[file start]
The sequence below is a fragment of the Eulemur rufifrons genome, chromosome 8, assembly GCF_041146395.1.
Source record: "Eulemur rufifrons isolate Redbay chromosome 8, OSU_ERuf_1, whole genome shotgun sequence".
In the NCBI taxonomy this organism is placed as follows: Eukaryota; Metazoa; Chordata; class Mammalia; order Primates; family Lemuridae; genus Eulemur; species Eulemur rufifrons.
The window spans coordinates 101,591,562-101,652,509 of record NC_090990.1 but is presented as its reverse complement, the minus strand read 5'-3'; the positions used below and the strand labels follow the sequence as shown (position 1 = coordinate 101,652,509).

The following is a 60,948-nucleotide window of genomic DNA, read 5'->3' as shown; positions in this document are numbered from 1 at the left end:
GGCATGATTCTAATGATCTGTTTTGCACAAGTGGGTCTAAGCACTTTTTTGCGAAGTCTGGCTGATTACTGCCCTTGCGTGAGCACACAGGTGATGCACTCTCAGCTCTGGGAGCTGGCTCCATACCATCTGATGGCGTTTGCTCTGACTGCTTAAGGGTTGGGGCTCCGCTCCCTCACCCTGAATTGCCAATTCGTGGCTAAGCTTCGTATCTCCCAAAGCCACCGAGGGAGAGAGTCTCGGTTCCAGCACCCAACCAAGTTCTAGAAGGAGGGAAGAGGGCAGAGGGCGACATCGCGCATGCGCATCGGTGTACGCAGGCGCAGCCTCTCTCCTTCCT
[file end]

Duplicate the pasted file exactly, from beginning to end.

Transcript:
The sequence below is a fragment of the Eulemur rufifrons genome, chromosome 8, assembly GCF_041146395.1.
Source record: "Eulemur rufifrons isolate Redbay chromosome 8, OSU_ERuf_1, whole genome shotgun sequence".
In the NCBI taxonomy this organism is placed as follows: Eukaryota; Metazoa; Chordata; class Mammalia; order Primates; family Lemuridae; genus Eulemur; species Eulemur rufifrons.
The window spans coordinates 101,591,562-101,652,509 of record NC_090990.1 but is presented as its reverse complement, the minus strand read 5'-3'; the positions used below and the strand labels follow the sequence as shown (position 1 = coordinate 101,652,509).

The following is a 60,948-nucleotide window of genomic DNA, read 5'->3' as shown; positions in this document are numbered from 1 at the left end:
GGCATGATTCTAATGATCTGTTTTGCACAAGTGGGTCTAAGCACTTTTTTGCGAAGTCTGGCTGATTACTGCCCTTGCGTGAGCACACAGGTGATGCACTCTCAGCTCTGGGAGCTGGCTCCATACCATCTGATGGCGTTTGCTCTGACTGCTTAAGGGTTGGGGCTCCGCTCCCTCACCCTGAATTGCCAATTCGTGGCTAAGCTTCGTATCTCCCAAAGCCACCGAGGGAGAGAGTCTCGGTTCCAGCACCCAACCAAGTTCTAGAAGGAGGGAAGAGGGCAGAGGGCGACATCGCGCATGCGCATCGGTGTACGCAGGCGCAGCCTCTCTCCTTCCT